Preparation info

    • Difficulty


Appears in

Bengali Cooking: Seasons & Festivals

Bengali Cooking

By Chitrita Banerji

Published 1997

  • About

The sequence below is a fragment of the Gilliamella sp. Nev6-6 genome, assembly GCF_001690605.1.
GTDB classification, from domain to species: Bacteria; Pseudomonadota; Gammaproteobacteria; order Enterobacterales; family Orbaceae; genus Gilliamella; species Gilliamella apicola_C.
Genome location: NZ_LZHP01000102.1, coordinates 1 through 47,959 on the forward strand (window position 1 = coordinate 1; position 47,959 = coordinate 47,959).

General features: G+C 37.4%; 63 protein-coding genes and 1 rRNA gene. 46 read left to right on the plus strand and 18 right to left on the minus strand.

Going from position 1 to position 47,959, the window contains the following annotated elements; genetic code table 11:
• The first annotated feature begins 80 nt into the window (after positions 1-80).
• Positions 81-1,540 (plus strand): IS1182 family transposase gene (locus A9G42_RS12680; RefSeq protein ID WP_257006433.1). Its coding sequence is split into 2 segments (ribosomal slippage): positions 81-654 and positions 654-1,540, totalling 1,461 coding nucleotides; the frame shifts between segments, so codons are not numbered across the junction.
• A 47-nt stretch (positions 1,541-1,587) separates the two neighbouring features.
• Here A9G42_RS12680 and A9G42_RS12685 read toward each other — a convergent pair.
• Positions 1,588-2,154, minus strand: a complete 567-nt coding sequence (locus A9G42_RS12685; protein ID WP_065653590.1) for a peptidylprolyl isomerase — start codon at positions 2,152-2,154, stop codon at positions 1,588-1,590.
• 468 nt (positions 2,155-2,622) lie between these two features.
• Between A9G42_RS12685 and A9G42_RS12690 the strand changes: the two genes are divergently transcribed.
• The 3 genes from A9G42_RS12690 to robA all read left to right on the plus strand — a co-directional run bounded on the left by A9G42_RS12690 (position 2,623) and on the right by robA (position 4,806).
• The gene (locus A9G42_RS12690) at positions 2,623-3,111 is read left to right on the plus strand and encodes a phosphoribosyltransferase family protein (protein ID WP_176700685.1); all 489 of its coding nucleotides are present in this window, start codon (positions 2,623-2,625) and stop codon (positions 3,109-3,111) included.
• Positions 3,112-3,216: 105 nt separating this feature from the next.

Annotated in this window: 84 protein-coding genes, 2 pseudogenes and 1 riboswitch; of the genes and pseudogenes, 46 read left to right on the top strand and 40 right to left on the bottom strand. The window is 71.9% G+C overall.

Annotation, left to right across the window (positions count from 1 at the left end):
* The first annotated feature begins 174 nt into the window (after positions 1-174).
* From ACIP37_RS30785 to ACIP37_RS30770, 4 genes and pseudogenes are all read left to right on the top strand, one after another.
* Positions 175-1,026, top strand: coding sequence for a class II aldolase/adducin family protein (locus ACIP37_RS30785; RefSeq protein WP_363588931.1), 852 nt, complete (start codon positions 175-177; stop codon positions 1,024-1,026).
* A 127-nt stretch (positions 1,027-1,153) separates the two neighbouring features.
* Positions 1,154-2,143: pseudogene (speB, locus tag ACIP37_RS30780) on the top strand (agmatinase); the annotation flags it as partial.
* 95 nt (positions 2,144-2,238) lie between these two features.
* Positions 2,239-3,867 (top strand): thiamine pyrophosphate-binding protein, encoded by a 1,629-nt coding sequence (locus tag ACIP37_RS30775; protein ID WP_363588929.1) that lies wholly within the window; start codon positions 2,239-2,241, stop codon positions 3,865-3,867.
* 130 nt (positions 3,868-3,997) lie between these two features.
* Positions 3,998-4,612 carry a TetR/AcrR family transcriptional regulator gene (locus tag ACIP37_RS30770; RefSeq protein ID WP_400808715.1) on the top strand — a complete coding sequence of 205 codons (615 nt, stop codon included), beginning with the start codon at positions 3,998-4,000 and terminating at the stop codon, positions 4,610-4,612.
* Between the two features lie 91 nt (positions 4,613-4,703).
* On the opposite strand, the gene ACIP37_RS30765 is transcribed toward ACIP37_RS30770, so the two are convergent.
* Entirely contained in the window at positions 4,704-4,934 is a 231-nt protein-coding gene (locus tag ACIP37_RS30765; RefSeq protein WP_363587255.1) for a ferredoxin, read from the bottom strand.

The second great summer vegetable, patol, tends to drive most Bengalis into ecstasy. The eyes of a beautiful Bengali woman are often compared to halved patols. A small oval gourd, some 10-15 cm (4-6 in) long, fat in the middle and tapering at both ends, with dark green peel striped longitudinally in a lighter shade of green and creamy firm flesh inside, it is much firmer and less watery than the lau. The riper the patol, the harder its seeds, something the true aficionado loves. Excellent fried unpeeled as an accompaniment to rice and dal, or peeled and cut into pieces in jhols and chachcharis or even rich dalnas, or left whole with the seeds and part of the flesh taken out through a hole at one end and a stuffing of fish or meat put inside to make a dolma, the patol is essential summer eating. And in this the Bengali has the unequivocal support of Ayurvedic theory, which finds the patol to be light and digestive, a curative for worms, fevers, coughs, wind and bile, as well as pleasing to the mind. I have seen canned patol (labelled parwal, the Hindi term) for sale in some Indian grocery shops in the UK and the US. Though their taste will be nothing like that of the fresh vegetable, they are the only substitutes for the following recipe, since other gourd-like vegetables in the West are much too watery for an approximation of taste and texture.